[IANAtransition] [IANAxfer] DMARC snafu as a wake-up call

Alejandro Pisanty apisanty at gmail.com
Sat Apr 12 19:37:58 UTC 2014


Vint,

indeed it seems that the Yahoo! action on DMARC which is causing some
damage will not have long legs. While the case has to be observed as it
evolves, a likely outcome may be that Yahoo! will either fine-tune or
retract this operation. If the size of their user base were to turn out
overwhelming (doesn't seem so), others would have to adapt; but again, the
likely outcome is a Yahoo! correction.

Miles, on your question of what this may mean for Internet governance more
broadly: what could be done otherwise? What structures or mechanisms would
need to exist and act? Looks like the options would be for all major email
providers to agree among themselves on how to operate - open to collusion
accusations - or even worse, have a framework for agreements between these
providers and ISPs. Not multistakeholder...

Or would we want to have a framework in which they all have to go to a
higher regultatory authority for pre-authorization before starting
operations? Really?

"Yahoo! breaks email lists" viralized in the way "United breaks guitars"
was a few years ago seems more the way to go. True, "name and shame" is a
form of Mediaeval punishment, justice by own hand without due process that
can lead to cruel and extraordinary punishment, but as said, more likely to
lead to the market response stated in the first paragraph above.

And, let's not be shy... one in a million messages in these lists may be
allowed to deviate from ICANN/IANA if it serves to create a framework. 1Net
would be more appropriate but the chances there are even less.

Yours,

Alejandro Pisanty


On Sat, Apr 12, 2014 at 8:08 AM, Vint Cerf <vint at google.com> wrote:

> i wonder whether Yahoo's action, causing so much pain, will ultimately
> have the effect of a self-inflicted wound?
>
> v
>
>
>
> On Sat, Apr 12, 2014 at 9:06 AM, Miles Fidelman <
> mfidelman at meetinghouse.net> wrote:
>
>> Folks,
>>
>> Maybe this is a little off-topic, but it strikes me that recent events -
>> notably "Yahoo breaks every mailing list in the world including the IETF's"
>> (http://www.ietf.org/mail-archive/web/ietf/current/msg87153.html)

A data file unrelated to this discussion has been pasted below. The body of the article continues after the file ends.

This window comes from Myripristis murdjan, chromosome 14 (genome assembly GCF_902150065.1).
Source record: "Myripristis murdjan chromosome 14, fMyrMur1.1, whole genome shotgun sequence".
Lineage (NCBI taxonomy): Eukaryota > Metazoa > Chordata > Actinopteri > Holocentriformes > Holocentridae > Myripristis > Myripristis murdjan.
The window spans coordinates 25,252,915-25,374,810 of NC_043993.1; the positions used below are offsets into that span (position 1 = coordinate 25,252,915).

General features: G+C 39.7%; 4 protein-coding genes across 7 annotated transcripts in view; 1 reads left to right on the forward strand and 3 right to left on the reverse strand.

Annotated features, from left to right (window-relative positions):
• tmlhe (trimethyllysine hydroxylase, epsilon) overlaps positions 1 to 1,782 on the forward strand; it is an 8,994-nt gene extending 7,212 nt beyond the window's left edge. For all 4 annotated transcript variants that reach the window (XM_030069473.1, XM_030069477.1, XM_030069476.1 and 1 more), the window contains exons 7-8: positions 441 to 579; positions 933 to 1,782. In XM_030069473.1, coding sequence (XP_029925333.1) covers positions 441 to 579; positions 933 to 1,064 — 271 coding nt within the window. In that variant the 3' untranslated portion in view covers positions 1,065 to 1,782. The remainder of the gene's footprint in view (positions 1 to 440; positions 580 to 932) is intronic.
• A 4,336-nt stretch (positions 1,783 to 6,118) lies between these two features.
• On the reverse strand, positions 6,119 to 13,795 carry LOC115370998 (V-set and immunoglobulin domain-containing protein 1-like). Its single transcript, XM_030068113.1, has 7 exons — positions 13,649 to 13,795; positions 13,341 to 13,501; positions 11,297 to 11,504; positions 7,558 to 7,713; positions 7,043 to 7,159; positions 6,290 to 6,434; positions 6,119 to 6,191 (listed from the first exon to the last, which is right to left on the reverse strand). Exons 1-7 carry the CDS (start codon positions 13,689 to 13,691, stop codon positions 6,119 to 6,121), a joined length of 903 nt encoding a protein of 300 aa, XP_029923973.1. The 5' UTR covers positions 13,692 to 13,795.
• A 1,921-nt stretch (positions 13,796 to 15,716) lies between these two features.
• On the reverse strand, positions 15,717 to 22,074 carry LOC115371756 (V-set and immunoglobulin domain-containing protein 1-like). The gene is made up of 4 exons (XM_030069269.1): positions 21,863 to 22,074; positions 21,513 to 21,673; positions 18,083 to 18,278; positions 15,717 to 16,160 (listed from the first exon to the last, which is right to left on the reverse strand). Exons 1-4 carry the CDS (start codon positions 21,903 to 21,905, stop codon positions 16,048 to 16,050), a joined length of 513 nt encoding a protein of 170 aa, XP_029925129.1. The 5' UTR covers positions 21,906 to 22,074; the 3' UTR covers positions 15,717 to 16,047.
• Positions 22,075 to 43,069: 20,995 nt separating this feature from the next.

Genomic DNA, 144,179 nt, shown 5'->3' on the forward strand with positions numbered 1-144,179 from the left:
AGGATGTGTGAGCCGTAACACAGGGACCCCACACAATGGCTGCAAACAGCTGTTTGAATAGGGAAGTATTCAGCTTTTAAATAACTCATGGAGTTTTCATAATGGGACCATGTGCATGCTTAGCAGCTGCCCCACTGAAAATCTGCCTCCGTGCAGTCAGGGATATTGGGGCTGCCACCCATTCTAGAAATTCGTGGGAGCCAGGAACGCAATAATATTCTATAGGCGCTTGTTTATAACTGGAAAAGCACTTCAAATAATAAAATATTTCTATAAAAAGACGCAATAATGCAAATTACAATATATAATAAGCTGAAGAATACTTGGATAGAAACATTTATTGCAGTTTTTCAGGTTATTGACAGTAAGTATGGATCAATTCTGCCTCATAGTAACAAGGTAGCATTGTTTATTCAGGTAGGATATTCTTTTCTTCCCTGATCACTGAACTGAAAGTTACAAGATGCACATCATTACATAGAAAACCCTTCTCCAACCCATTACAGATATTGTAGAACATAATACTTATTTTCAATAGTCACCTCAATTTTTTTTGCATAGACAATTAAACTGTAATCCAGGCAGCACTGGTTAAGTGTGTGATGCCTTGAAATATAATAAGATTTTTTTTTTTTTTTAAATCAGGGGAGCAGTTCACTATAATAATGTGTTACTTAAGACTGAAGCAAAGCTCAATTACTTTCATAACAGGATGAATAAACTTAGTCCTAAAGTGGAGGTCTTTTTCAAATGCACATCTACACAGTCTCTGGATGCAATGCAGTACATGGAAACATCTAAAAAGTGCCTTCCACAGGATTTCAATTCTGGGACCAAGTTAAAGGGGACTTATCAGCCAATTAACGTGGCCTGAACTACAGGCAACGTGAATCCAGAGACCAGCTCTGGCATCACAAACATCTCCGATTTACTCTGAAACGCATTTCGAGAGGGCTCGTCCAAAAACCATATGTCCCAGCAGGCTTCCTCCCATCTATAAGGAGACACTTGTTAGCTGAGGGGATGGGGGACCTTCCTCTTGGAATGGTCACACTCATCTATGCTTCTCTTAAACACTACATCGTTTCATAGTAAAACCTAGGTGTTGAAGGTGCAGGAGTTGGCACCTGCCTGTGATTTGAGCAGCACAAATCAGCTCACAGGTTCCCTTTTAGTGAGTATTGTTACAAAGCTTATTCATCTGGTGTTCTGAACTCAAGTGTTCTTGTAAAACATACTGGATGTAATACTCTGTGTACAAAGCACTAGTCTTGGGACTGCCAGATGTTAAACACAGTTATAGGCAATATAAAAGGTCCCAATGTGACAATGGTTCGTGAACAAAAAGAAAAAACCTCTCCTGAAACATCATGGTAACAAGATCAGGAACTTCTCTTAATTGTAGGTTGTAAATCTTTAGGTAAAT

>> highlights a really big pitfall of a purely consensus process of Internet
>> governance - i.e., one large bad actor can do tremendous damage,
>> particularly if a couple more go along with it.  (Speaking as one who
>> manages a couple of dozen email lists - I'm tearing my hair out right now
>> dealing with the damage).
>>
>> As it relates to the issue at hand:  We all know the kinds of things that
>> go wrong with various parts of DNS and other things that rely on Internet
>> numbering - when everyone is behaving properly.  Things could go very, very
>> badly if one of the core actors (like IANA, or the operator of one of the
>> root nameservers, or a registry) decided to make an arbitrary change to how
>> they do things, or simply got lazy.
>>
>> So far, the process has been working pretty well - the Internet keeps
>> growing and functioning - through a combination of billions of people, and
>> millions of organizations that "play nice with each other," some core
>> institutions that operate through consensus, and a tiny amount of oversight
>> and accountability (via the NTIA contract) that has never really been
>> exercised (or had to be exercised).  As close as anybody has come to
>> exercising even the threat of punitive measures was when ICANN's contract
>> came up for renewal.
>>
>> It strikes me that the current system of checks and balances pretty much
>> works - but.... the current snafu with Yahoo and DMARC seems to highlight
>> what can go wrong when those checks and balances fail. Seems like a lesson
>> to keep in mind as we think about NTIA, ICANN, and IANA.
>>
>> (And..... If anybody has some thoughts about an appropriate "Internet
>> Governance" response to the Yahoo/DMARC debacle, that would be both
>> illustrative to the current situation, and immediately helpful.  At least
>> it strikes me that when a large actor, puts a protocol into production,
>> that is nothing more than an informational internet-draft, not even an RFC,
>> and wreaks wide-spread damage - that seems to merit some kind of
>> institutional response with teeth.)
>>
>> Miles Fidelman
>>
>> --
>> In theory, there is no difference between theory and practice.
>> In practice, there is.   .... Yogi Berra
>>
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>> IANAxfer at elists.isoc.org
>> https://elists.isoc.org/mailman/listinfo/ianaxfer
>>
>
>
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>


-- 
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